By Erik V. Williams
The Trinity of Robertson, Falwell and Swaggart, the American Axis of Good, has been busy preaching to its flocks on the evils of the religion of
These scholars, who only a short time ago thought Muslim was a coarse weave fabric Jimmy encountered under his liaisons in the cheaper motels, are
today world-renowned experts, with Falwell credited with inciting riots in India.
Falwell called Muhammad, the founder of Islam, "a terrorist ... a man of war," while another reverent man of God, noting that one of Muhammad's
many wives was but 9 years old, labeled him a "demon-possessed pedophile."
That is hardly the worst that has been said, but it does highlight the Right's usual prurient preoccupation with sex and violence.
Any historian will explain how inappropriate it is to measure the behavior of the people of one age by the moral standards of another. Muhammad's
conduct, occurring more than 1,300 years ago, when warfare was business as usual and females were married while still children, was consistent with
his contemporaries, even Christians.
If the right-wingers really studied the matter, they'd find they have more in common with Muhammad than with Jesus. Muhammad was a merchant, a
businessman and entrepreneur - a capitalist. Before Jesus walked off his job, he was a carpenter, a common laborer - and with his talk of brotherhood,
no doubt would have been a union man.
He hung out with the dregs of society: the poor, prostitutes, tax collectors, and finally thieves. Not exactly the kind of person to whom you would
entrust your most precious and eternal possession: your stock portfolio.
Jesus revealed his anti-business agenda as soon as he threw the money-changers out of the temple. To the orthodox for whom taxation is government
organized theft, Jesus' clear advocacy of paying taxes by "rendering unto Caesar" is a complete abomination. Scholars are still divided over
whether the raising of Lazarus was to escape the death tax or an intent to pay it twice.
In addition to depriving the mortuary services industry of business, Jesus had a bad habit of healing the blind, lame and sick without prior approval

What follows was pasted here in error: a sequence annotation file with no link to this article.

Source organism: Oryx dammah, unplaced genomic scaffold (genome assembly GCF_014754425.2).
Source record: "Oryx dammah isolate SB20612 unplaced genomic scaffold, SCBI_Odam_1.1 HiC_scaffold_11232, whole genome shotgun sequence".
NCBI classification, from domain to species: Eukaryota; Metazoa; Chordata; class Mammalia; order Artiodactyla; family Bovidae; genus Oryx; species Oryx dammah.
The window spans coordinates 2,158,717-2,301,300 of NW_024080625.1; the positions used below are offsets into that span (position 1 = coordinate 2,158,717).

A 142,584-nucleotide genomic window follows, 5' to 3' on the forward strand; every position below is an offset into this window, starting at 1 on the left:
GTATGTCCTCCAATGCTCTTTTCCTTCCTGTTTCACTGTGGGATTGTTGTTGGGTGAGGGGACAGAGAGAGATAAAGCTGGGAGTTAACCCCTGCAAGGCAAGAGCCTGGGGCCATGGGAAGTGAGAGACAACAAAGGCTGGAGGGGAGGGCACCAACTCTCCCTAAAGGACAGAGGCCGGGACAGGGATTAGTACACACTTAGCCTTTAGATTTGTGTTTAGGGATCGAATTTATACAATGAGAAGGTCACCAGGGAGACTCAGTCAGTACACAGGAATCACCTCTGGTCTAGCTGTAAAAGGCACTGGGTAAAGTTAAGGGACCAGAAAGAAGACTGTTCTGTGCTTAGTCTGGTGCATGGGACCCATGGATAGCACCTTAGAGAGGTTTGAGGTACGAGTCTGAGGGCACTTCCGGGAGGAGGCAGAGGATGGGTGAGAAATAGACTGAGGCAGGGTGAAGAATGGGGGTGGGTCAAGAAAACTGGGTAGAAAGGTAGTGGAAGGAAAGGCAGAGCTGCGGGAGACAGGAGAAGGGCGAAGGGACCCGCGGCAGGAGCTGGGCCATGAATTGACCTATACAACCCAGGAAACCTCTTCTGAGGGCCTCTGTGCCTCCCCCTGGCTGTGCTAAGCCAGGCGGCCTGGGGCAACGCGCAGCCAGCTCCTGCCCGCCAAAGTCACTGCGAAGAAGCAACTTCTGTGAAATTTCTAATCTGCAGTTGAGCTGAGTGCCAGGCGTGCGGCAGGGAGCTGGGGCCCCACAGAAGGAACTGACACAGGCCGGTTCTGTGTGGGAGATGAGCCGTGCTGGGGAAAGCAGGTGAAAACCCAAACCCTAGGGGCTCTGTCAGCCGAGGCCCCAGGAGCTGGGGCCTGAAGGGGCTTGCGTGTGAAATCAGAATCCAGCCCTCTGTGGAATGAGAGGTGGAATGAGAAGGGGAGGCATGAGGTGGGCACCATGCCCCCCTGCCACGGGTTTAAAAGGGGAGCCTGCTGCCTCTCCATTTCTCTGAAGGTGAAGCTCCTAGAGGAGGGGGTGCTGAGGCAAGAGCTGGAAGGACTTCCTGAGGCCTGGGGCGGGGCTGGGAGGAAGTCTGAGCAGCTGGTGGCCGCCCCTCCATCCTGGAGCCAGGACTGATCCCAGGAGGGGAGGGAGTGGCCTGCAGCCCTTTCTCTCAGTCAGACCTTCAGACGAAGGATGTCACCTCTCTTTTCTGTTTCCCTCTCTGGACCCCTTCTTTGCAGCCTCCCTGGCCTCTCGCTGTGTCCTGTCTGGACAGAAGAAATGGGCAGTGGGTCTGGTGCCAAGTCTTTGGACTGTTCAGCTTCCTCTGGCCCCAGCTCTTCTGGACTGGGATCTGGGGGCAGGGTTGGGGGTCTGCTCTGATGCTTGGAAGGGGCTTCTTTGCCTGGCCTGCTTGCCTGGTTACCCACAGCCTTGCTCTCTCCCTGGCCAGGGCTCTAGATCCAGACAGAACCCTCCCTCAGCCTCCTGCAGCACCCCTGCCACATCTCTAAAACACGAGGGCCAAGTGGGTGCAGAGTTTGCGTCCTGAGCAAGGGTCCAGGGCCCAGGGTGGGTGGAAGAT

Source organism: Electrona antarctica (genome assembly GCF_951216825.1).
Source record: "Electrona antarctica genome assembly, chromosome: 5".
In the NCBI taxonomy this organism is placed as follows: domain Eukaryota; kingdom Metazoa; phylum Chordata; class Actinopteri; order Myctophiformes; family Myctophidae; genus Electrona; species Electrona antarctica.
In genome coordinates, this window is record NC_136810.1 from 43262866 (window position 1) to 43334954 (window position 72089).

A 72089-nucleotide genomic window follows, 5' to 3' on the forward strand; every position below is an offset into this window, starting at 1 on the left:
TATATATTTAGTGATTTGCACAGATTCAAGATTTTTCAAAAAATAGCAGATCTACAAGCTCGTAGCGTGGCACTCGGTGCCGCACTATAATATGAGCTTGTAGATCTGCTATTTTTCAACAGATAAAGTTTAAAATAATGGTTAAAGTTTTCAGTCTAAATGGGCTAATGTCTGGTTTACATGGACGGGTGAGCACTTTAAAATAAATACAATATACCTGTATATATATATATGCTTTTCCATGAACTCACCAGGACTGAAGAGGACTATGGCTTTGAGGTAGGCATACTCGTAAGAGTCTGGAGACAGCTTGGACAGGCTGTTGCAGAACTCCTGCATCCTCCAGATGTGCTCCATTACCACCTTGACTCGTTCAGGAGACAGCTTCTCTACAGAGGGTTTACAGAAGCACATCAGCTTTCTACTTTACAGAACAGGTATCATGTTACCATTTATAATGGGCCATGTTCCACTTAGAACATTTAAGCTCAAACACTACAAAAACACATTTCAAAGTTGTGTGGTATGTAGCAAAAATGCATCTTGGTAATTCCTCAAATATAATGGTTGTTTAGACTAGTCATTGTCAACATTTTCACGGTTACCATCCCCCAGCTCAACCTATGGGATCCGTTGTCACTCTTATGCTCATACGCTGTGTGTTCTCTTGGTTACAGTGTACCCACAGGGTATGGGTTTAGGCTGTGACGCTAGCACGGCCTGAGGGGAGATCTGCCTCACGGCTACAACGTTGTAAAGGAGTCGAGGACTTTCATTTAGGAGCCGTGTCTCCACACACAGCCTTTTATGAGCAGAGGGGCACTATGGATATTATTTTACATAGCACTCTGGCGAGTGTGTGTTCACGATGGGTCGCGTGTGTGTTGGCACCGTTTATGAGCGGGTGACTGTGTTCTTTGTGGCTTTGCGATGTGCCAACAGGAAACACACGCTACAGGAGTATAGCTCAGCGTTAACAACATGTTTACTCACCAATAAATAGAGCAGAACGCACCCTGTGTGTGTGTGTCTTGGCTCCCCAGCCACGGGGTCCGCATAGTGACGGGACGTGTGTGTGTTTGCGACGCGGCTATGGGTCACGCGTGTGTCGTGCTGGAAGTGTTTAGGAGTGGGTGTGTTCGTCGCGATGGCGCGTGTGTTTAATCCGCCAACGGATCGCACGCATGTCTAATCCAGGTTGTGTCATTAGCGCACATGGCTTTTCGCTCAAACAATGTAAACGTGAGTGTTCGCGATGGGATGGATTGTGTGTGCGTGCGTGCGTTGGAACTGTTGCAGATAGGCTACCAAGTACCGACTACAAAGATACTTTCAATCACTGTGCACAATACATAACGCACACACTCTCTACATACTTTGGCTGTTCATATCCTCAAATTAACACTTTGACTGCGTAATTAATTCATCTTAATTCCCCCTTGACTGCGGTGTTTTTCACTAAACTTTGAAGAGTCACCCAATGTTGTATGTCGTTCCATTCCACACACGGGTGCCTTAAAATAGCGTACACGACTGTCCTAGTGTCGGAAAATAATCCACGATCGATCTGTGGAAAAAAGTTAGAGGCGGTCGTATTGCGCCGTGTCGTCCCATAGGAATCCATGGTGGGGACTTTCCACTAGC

from health maintenance organizations. He also offered these treatments without regard to ability to pay, an early attempt at universal health
The Right is thankful that this has as much chance today as it did 2,000 years ago - barring another miracle.
Yet more subversive acts were the turning of water into wine and the multiplication of the loaves and fishes to feed the multitude. Supply-side
economics and the careful management of scarcity would be utterly wrecked by cheap and plentiful goods on the market. Profits would collapse, CEOs
would lose their jobs, and the specter of want would be lifted from the land.
What a capitalist nightmare. The unemployed rabble-rouser from Nazareth was obviously pushing for a welfare state.
Jesus mollycoddled the poor and went out of his way to condemn the rich. His warning that it is easier for a camel to pass through the eye of a needle
than for a wealthy man to get into heaven was typical socialist blather. The affluent have had to devote themselves to breeding smaller camels and
building larger needles ever since.
And in answer to that age-old question - what would Jesus drive? - he did not ride an elephant into Jerusalem but a donkey, clearly an endorsement of
the Democratic Party and the liberal socioeconomic agenda, not the Republican.